Aerogel materials are known to scientists for being effective thermal insulators that could be useful in electronics, but so far have been limited to large-scale applications, such as those in environmental technology or industrial catalysis.
Now researchers in Switzerland have used additive manufacturing to adapt these fickle materials for smaller-scale use in precision engineering, using a new method to modify aerogels for smaller-scale applications.
A team at the Swiss Federal Laboratories for Materials Science and Technology (Empa)—comprised of scientists Shanyu Zhao, Gilberto Siqueira, Wim Malfait, and Matthias Koebel—worked specifically with silica aerogels in their research, using 3D printing to create stable microstructures from the light, porous foams.
While previously, additive manufacturing was not considered “feasible” for aerogels, the Empa team has demonstrated “a direct ink writing protocol to create miniaturized silica aerogel objects” from a novel combination of materials, researchers wrote in a paper published in a recent issue of the journal Nature.
Adapting for Stability
Aerogels are characteristically brittle, and typically must be reinforced with fibers or with organic or biopolymers for large-scale applications. In the past, scientists have found it difficult to saw or mill small pieces out of a larger aerogel block because of this aspect of the material.
This brittle behavior also made it difficult for researchers to directly solidify the gel in miniaturized molds, which would result in a high rate of error and waste when using this technique, they said. Both of these material roadblocks prevented scientists from using aerogels for small-scale applications.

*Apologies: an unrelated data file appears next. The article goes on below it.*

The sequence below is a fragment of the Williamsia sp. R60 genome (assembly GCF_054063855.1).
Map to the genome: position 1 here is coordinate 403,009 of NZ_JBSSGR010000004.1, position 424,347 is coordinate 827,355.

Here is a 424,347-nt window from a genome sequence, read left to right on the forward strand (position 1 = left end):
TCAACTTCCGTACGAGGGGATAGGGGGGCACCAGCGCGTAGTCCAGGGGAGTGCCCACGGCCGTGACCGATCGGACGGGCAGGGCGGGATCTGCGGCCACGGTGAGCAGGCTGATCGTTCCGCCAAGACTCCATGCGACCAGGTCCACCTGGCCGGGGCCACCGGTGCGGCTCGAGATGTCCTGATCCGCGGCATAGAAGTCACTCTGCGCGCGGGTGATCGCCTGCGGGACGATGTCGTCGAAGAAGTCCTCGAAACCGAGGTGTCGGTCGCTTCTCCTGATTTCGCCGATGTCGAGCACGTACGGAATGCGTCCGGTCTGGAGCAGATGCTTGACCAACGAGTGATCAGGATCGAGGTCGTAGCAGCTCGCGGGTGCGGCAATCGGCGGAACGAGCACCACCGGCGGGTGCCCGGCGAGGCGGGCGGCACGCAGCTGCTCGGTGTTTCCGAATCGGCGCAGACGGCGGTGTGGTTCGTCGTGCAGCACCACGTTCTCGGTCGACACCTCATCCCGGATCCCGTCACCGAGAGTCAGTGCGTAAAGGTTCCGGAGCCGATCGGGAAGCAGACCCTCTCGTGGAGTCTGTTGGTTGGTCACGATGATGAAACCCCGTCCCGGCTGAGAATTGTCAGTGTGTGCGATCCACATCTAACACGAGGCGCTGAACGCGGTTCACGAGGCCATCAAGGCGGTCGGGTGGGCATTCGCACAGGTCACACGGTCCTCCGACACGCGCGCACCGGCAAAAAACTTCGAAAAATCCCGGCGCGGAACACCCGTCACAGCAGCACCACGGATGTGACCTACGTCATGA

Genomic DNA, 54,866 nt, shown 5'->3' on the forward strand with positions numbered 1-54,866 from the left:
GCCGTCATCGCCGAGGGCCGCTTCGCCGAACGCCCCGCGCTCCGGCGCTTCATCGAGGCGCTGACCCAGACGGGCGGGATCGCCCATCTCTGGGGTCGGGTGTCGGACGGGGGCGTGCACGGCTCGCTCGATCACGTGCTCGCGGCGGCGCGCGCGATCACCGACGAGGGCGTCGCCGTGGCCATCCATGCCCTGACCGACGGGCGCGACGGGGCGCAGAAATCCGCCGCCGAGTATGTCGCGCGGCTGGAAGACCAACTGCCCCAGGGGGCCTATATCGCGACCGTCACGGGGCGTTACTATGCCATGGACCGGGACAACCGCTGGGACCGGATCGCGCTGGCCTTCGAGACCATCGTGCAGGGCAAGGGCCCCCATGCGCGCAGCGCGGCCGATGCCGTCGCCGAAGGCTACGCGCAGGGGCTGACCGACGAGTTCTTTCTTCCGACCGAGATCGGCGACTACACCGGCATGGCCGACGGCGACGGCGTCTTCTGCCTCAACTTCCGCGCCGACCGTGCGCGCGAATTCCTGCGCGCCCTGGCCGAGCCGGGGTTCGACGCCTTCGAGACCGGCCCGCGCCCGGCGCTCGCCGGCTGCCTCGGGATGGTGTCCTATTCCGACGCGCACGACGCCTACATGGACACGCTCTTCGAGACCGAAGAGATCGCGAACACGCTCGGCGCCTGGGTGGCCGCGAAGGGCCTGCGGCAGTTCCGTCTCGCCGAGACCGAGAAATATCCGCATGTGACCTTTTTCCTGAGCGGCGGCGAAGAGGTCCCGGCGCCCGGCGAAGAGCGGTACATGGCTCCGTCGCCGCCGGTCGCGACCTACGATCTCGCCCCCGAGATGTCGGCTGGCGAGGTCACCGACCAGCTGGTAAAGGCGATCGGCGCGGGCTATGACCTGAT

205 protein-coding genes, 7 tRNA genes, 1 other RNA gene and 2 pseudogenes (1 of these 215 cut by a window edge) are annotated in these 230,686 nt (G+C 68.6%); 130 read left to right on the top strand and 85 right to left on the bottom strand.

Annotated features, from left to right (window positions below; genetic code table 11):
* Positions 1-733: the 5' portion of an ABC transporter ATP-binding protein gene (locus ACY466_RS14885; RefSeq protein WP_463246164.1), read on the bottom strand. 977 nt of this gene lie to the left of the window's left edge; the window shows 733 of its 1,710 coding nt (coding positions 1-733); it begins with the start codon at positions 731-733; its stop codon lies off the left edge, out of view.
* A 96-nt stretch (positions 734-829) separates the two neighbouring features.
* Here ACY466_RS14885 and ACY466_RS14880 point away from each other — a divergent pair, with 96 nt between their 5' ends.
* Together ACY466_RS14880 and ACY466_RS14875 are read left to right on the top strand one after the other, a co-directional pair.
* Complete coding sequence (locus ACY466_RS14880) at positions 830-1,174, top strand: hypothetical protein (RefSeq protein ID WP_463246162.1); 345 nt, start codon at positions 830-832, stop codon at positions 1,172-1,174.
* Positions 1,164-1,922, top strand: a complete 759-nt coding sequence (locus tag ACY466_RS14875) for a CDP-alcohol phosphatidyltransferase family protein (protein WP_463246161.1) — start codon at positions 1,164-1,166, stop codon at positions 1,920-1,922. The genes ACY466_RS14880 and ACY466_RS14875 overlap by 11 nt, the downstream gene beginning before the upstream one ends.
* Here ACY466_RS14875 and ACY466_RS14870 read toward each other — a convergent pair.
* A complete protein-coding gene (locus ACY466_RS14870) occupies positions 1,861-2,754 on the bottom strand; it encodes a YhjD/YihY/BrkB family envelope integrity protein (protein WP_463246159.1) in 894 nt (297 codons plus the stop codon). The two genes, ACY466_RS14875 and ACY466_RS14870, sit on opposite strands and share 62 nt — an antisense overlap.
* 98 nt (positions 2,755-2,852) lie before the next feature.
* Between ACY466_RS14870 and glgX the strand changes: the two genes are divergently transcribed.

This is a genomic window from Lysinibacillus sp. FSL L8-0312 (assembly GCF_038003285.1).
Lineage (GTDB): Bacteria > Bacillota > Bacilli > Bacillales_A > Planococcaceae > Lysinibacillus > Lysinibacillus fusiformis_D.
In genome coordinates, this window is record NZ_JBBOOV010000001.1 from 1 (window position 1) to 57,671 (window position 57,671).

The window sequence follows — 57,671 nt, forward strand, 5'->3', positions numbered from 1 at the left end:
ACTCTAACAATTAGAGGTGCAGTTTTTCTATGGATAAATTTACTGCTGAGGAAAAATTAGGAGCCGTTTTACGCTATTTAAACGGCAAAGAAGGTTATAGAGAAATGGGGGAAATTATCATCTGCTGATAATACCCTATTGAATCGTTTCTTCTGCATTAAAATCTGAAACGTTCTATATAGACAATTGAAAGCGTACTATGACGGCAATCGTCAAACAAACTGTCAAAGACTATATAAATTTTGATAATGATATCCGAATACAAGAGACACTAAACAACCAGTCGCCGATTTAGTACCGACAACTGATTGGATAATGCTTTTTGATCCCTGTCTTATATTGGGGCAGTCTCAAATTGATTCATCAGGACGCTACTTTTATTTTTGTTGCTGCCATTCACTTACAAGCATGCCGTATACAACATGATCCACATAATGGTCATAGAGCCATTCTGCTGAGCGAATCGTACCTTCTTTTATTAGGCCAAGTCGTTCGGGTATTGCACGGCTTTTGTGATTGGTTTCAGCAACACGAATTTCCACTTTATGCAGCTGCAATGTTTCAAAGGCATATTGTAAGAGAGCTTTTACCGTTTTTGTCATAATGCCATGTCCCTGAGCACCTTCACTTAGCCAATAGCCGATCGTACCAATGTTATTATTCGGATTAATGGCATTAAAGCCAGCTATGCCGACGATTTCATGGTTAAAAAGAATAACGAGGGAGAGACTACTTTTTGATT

Now the Empa team has produced stable printed aerogel structures that can be as thin as a tenth of a millimeter, researchers said. The key to their success is in the silica ink they used to print the materials, for which scientists can precisely adjust the flow and solidification properties to print both self-supporting structures and wafer-thin membranes.
“The inks exhibit shear-thinning behavior, owing to the high volume fraction of gel particles,” the team wrote in the paper. “As a result, they flow easily through the nozzle during printing, but their viscosity increases rapidly after printing, ensuring that the printed objects retain their shape. “
Same Material, New Use
After printing, researchers used an ammonia atmosphere to gel the silica for subsequent processing into aerogels. The resulting aerogel objects are comprised of pure silica and can retain the high specific surface area of 751 square meters per gram and ultralow thermal conductivity of 15.9 milliwatts per meter per Kelvin—characteristics that are typical of silica aerogels, researchers wrote.
At the same time, the resulting materials have strong mechanical properties and can even be drilled and milled, which wasn’t possible before with this type of material, they reported.
The work proves that researchers can now thermally insulate even the smallest electronic components—such as a voltage controller on a motherboard—from each other using hydrogels, according to researchers. The method and material also can be used to shield heat sources inside medical implants to protect the human tissue with which they come in contact.
Researchers plan to continue their work on the materials and are currently seeking industrial partners to integrate 3D printed aerogel structures into high-tech applications, they said.
Elizabeth Montalbano is a freelance writer who has written about technology and culture for more than 20 years. She has lived and worked as a professional journalist in Phoenix, San Francisco, and New York City. In her free time, she enjoys surfing, traveling, music, yoga, and cooking. She currently resides in a village on the southwest coast of Portugal.